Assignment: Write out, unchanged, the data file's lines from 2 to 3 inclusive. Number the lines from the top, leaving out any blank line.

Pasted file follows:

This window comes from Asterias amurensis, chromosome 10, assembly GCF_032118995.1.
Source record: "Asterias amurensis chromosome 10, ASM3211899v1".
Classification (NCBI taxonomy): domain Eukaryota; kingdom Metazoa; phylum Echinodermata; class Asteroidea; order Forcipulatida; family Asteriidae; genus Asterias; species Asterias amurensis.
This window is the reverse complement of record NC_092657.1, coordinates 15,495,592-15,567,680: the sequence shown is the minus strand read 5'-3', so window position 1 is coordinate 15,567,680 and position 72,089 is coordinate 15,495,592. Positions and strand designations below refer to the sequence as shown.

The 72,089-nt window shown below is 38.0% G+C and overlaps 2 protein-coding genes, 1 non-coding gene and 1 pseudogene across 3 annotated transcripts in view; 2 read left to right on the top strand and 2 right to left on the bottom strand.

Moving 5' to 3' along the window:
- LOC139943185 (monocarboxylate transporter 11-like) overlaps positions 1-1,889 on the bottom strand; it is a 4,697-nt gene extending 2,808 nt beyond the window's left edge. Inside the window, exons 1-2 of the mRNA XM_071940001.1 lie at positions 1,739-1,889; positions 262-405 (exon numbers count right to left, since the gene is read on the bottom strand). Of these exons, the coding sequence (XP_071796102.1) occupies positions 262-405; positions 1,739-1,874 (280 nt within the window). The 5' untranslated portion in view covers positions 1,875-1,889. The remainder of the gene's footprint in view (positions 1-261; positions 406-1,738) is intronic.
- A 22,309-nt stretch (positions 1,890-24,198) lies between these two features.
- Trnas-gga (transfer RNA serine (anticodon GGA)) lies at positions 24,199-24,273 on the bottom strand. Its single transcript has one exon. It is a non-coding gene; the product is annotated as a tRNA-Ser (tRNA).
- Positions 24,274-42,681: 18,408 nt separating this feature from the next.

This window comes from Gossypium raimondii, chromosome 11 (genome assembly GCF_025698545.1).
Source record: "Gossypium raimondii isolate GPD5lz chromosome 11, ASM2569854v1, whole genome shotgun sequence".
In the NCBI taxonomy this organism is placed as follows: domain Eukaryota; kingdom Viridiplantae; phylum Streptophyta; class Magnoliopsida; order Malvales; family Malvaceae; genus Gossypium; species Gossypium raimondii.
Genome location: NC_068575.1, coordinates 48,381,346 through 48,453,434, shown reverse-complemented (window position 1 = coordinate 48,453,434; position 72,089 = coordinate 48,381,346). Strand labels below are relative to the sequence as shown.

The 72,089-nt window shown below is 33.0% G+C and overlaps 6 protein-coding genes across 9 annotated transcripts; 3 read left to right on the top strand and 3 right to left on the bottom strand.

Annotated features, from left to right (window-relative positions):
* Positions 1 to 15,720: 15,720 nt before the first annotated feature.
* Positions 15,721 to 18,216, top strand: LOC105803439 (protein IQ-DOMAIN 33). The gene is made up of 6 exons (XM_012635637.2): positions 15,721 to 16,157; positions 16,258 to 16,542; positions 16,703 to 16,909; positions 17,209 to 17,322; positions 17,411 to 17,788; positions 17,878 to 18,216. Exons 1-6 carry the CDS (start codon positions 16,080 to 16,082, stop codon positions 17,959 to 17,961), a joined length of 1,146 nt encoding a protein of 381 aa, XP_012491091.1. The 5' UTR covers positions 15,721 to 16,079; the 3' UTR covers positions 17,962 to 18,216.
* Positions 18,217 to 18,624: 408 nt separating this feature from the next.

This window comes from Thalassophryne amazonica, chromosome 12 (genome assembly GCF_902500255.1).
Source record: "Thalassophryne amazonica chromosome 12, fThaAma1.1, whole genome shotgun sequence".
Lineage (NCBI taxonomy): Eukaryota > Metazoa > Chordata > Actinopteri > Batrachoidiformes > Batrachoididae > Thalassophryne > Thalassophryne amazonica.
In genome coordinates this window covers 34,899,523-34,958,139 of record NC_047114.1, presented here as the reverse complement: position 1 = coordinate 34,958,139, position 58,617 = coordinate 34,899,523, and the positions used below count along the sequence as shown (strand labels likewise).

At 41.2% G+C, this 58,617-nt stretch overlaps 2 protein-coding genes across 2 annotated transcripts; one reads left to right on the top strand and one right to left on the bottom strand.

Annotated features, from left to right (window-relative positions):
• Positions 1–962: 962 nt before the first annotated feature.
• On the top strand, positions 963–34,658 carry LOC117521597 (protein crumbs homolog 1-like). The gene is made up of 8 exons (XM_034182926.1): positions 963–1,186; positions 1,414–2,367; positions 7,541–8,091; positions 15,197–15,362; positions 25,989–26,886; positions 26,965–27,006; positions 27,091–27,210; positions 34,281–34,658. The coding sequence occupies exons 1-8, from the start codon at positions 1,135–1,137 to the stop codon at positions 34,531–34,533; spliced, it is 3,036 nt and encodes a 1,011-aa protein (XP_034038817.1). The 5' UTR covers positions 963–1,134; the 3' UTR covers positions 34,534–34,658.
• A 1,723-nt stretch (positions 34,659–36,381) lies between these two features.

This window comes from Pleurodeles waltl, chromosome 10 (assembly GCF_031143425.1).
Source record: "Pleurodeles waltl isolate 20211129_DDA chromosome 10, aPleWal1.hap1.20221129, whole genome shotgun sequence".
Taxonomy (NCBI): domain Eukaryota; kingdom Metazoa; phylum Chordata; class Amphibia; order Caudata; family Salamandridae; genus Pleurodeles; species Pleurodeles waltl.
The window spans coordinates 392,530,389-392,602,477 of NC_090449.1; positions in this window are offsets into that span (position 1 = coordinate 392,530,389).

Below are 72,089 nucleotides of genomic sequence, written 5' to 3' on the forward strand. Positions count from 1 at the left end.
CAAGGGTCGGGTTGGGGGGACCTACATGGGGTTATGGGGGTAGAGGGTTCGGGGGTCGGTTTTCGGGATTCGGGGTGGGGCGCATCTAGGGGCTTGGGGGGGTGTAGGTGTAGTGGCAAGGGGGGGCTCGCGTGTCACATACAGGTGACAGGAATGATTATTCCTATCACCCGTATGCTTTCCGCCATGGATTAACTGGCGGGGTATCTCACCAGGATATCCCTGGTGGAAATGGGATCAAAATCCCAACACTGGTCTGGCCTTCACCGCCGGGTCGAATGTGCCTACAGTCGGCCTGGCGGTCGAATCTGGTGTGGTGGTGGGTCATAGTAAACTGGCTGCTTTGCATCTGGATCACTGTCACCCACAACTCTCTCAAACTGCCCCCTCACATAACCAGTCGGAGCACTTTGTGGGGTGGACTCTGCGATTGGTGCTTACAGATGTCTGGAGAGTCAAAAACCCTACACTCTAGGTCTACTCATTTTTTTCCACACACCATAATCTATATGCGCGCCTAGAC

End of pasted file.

Source record: "Asterias amurensis chromosome 10, ASM3211899v1".
Classification (NCBI taxonomy): domain Eukaryota; kingdom Metazoa; phylum Echinodermata; class Asteroidea; order Forcipulatida; family Asteriidae; genus Asterias; species Asterias amurensis.